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-   -   how to consider perforated wind tunnel wall in CFD simulation (http://www.cfd-online.com/Forums/cfx/65266-how-consider-perforated-wind-tunnel-wall-cfd-simulation.html)

littlelz June 10, 2009 06:03

how to consider perforated wind tunnel wall in CFD simulation
 
we are doing CFD transitional simulation to validate wind tunnel data. my computational domain is the same dimension as the wind tunnel. at wind tunnel sidewalls, I set freeslip or symmetry Boundary conditions (BCs). the calculated results are close to the experiemntal data. however, I then realize in wind tunnel, the sidewall are perforated (i.e. the air can flow in or flow out through the tunnel walls) to eliminate wall interference on flow field. (obviously, in my CFD model, i am considering solid free slip walls, they are different). So I am wondering how can I consider the perforated wall. May I set opening BCs at sidewalls to represent the flowin /flowout behaviour? I got a little confusion here becasue in my understanding the opening BCs in CFX is for far field Boundaries, while the wind tunnel walls are far field boundaries? am I right? Is there any good choice?

thank you for any of your comments

littlelz

ghorrocks June 10, 2009 08:09

Hi,

There are a few options to consider. I am not sure which will work best. I don't think using openings at the side walls will work too well as openings don't like cross flow much (but I could be wrong). My suggestions are:
1) Use a mass flow or prescribed velocity outlet boundary.
2) Use a mass source to gobble up a small amount of air next to the wall.

I don't know how well these would work. Give them a go and see what works best.
Glenn Horrocks

littlelz June 10, 2009 10:26

thanks, Glenn,

I will think about your ways, the only problem is I don't know how much the mass flow through the walls. actually, I have already tried opening BCs at sidewalls, and the result looks good and reasonable (i.e. it eliminate the wall interference effect, there is no pressure suction as in the solid wall case).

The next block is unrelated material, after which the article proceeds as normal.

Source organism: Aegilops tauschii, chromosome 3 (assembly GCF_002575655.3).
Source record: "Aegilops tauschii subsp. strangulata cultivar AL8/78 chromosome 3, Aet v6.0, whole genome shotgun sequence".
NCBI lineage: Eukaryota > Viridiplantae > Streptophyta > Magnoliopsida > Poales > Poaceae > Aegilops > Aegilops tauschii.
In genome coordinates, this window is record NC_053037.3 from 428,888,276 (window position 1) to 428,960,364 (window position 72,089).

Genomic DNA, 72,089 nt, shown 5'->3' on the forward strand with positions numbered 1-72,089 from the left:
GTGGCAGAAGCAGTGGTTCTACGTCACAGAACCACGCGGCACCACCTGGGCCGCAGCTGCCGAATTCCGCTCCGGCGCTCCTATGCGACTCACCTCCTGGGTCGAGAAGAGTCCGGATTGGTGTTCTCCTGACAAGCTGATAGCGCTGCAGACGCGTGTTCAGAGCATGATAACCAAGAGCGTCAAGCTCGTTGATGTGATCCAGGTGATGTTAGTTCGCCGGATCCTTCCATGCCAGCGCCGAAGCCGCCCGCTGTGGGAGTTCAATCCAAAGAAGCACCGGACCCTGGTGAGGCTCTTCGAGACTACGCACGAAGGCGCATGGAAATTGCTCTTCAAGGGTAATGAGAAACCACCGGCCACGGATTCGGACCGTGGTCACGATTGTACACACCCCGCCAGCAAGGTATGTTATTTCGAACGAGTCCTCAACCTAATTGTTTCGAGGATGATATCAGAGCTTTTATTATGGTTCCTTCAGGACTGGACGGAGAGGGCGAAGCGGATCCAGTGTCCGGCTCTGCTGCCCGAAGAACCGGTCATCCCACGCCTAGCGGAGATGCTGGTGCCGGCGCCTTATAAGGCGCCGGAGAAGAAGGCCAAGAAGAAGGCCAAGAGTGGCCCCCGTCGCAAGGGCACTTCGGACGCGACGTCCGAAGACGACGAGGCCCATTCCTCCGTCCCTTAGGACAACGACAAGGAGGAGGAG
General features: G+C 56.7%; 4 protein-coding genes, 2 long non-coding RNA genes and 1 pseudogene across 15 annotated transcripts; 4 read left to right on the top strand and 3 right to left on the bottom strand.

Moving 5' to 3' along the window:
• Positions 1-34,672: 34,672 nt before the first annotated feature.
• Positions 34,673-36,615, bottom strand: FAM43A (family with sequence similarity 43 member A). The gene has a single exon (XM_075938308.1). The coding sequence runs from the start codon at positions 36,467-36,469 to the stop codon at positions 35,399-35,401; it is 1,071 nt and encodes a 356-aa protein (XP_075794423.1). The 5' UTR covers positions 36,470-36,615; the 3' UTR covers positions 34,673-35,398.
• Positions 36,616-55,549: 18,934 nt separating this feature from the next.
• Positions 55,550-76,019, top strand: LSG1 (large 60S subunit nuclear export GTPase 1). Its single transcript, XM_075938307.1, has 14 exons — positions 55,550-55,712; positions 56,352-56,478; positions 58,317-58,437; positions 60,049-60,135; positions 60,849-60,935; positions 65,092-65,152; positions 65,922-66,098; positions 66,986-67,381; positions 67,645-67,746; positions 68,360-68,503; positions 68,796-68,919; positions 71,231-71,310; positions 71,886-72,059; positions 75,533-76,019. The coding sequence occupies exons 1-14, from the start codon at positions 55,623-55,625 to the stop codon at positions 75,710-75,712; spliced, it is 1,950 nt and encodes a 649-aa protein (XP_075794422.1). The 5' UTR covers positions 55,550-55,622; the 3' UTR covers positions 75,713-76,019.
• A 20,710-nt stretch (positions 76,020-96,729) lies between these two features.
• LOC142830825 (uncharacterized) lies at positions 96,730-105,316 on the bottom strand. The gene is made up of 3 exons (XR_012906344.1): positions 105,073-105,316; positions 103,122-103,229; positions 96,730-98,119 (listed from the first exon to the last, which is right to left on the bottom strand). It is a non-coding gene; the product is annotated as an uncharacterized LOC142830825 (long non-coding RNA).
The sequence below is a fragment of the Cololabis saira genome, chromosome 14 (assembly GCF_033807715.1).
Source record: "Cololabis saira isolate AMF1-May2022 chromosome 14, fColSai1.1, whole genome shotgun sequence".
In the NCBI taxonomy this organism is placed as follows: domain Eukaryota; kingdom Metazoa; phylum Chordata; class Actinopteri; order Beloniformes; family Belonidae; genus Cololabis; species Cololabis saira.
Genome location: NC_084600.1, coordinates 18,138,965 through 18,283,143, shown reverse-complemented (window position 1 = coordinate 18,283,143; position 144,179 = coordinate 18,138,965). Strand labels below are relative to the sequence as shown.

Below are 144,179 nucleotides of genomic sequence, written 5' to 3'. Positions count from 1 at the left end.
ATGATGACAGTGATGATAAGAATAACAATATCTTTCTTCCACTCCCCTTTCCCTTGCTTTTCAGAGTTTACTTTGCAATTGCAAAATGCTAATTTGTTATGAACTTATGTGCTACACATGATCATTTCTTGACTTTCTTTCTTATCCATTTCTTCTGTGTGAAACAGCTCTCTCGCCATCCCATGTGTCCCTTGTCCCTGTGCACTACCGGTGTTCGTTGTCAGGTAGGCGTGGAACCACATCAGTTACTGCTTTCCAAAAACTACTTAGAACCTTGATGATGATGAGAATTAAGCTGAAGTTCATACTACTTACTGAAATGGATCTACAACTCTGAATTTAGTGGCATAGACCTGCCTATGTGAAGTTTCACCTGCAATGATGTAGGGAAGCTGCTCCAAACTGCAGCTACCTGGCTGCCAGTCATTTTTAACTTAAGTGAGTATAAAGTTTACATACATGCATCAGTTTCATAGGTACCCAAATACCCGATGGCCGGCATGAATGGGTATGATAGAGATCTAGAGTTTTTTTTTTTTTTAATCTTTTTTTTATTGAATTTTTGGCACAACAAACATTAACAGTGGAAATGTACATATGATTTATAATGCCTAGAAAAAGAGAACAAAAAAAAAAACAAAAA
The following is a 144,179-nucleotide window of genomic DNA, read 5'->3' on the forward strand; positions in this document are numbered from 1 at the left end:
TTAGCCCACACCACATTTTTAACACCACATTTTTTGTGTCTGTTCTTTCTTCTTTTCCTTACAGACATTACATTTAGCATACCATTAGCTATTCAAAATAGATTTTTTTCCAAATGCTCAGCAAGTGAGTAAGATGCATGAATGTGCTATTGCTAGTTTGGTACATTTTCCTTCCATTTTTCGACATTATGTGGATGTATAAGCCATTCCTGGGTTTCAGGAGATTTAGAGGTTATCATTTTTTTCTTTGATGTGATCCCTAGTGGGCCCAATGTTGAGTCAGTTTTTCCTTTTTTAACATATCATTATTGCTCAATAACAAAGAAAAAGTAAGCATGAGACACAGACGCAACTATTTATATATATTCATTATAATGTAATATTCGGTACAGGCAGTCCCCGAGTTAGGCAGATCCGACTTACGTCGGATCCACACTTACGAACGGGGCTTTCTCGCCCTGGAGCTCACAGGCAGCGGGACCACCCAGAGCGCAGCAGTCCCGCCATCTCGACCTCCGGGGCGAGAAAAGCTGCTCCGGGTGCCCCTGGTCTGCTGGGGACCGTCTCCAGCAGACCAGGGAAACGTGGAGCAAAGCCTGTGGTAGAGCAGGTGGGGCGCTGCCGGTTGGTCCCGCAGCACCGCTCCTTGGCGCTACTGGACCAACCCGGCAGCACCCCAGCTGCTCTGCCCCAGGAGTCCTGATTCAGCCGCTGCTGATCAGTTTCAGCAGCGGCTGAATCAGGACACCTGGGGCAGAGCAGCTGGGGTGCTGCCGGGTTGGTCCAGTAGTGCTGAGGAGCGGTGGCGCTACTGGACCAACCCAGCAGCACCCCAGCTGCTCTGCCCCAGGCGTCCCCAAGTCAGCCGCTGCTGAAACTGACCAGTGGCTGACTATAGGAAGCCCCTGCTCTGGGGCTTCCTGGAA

I also checked the velocity vectors on the sidewalls in above opening BCs cases, they are all parallel the walls, it seems there there is no flow through the walls. am I right? how can I visualize/check if there is the flow through the walls.

anyway, thank a lot for your reply

littlelz

ghorrocks June 10, 2009 19:22

Hi,

If you don't know how much suction is being used at the side walls then how can you model it?

If you just want to eliminate the side wall effect why don't you just run with a larger domain with the side walls further away?

Glenn Horrocks

littlelz June 11, 2009 05:51

Thanks, Glenn,

No, we don't have the exact flow data through the walls. i.e. we can't simulate the wall interference effects precisely. In the real wind tunnel test, these data is not available too, it is stochastic for the flowin or flow out. however, we need to know how much the effect is, which I don't think would be very much. that's why we are trying to find a way of modelling the porosity on the walls, e.g. allow the air flow in and/or flow out.

actually, I have already increase the domain size (but only for inlet and sidewalls location, the outlet keep the same), then I use opening (static entrainment) BCs, unfortunately, the result is unrealistic. there are pressure suction at some points, which is not supposed to be there becasue the wall interference effects are assumed to be eliminated in this large domain model. also for this model, the convergence is terribly slow and bad. I tried to improve the mesh, but no change at all. I also tried freeslip BCs for this large domain model, it works well.

another option i have tried is running on the small domain (the same size as wind tuneel working section), while using open BCs, is it reasonable? becasue in my understanding, opening BCs are for far field boundary, which are not the case for wind tunnel walls (they are not far enough), am I right?

so now, which way is better (no best), can you give me some suggestion on it?

many thanks,

littlelz


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